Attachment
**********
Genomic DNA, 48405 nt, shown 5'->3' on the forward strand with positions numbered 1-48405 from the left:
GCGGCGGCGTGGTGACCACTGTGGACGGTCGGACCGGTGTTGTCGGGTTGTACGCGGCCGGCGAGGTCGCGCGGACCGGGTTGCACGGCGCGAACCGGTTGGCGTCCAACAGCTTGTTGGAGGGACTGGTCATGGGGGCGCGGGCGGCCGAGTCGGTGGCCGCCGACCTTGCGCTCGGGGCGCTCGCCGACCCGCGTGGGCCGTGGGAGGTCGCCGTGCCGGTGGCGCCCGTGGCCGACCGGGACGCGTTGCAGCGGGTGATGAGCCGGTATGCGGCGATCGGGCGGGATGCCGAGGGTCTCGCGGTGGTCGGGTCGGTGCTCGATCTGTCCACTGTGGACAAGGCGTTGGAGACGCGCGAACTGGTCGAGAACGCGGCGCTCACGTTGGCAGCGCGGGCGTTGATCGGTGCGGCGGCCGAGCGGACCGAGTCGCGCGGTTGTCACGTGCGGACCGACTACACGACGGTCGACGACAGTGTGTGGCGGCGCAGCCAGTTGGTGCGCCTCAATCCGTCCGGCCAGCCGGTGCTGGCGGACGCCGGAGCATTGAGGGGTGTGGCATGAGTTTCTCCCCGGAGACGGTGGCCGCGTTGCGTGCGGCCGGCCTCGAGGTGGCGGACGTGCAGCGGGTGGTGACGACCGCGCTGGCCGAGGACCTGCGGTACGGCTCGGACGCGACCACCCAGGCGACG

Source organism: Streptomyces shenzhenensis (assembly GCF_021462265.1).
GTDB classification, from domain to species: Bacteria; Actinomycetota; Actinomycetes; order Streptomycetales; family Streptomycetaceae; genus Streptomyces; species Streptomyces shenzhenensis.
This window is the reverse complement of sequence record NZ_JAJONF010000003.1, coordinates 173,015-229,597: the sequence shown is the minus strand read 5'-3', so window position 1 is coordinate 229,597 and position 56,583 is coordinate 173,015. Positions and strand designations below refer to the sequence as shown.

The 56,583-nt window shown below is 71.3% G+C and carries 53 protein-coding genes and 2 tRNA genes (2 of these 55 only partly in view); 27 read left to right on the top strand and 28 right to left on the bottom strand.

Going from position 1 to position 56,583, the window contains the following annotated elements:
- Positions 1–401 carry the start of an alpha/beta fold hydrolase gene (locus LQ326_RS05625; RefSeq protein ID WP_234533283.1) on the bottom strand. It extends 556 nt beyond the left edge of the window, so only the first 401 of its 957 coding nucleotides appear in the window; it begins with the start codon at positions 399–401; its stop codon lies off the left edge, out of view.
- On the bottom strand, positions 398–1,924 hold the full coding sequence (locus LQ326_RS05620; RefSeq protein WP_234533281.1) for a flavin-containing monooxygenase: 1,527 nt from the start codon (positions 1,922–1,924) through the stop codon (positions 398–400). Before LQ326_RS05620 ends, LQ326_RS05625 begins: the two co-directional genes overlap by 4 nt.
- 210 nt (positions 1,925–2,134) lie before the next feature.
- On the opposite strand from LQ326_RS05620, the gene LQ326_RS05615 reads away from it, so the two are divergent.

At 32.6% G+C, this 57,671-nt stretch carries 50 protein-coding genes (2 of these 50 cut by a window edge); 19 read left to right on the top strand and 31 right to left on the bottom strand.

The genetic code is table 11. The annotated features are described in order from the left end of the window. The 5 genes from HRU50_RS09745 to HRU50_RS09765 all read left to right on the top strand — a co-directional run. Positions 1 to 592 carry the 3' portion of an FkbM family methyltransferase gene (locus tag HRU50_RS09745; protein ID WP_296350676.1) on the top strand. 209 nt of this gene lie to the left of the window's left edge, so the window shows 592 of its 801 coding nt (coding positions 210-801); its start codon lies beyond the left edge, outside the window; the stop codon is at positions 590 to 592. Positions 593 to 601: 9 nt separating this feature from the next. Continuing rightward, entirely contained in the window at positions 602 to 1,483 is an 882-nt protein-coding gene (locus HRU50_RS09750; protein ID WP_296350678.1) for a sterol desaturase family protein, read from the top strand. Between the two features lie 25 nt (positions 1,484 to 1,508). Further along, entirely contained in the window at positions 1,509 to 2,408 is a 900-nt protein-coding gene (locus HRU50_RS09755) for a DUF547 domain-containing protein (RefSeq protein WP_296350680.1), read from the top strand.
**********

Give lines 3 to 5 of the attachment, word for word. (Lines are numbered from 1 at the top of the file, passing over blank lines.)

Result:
Source organism: Streptomyces shenzhenensis (assembly GCF_021462265.1).
GTDB classification, from domain to species: Bacteria; Actinomycetota; Actinomycetes; order Streptomycetales; family Streptomycetaceae; genus Streptomyces; species Streptomyces shenzhenensis.
This window is the reverse complement of sequence record NZ_JAJONF010000003.1, coordinates 173,015-229,597: the sequence shown is the minus strand read 5'-3', so window position 1 is coordinate 229,597 and position 56,583 is coordinate 173,015. Positions and strand designations below refer to the sequence as shown.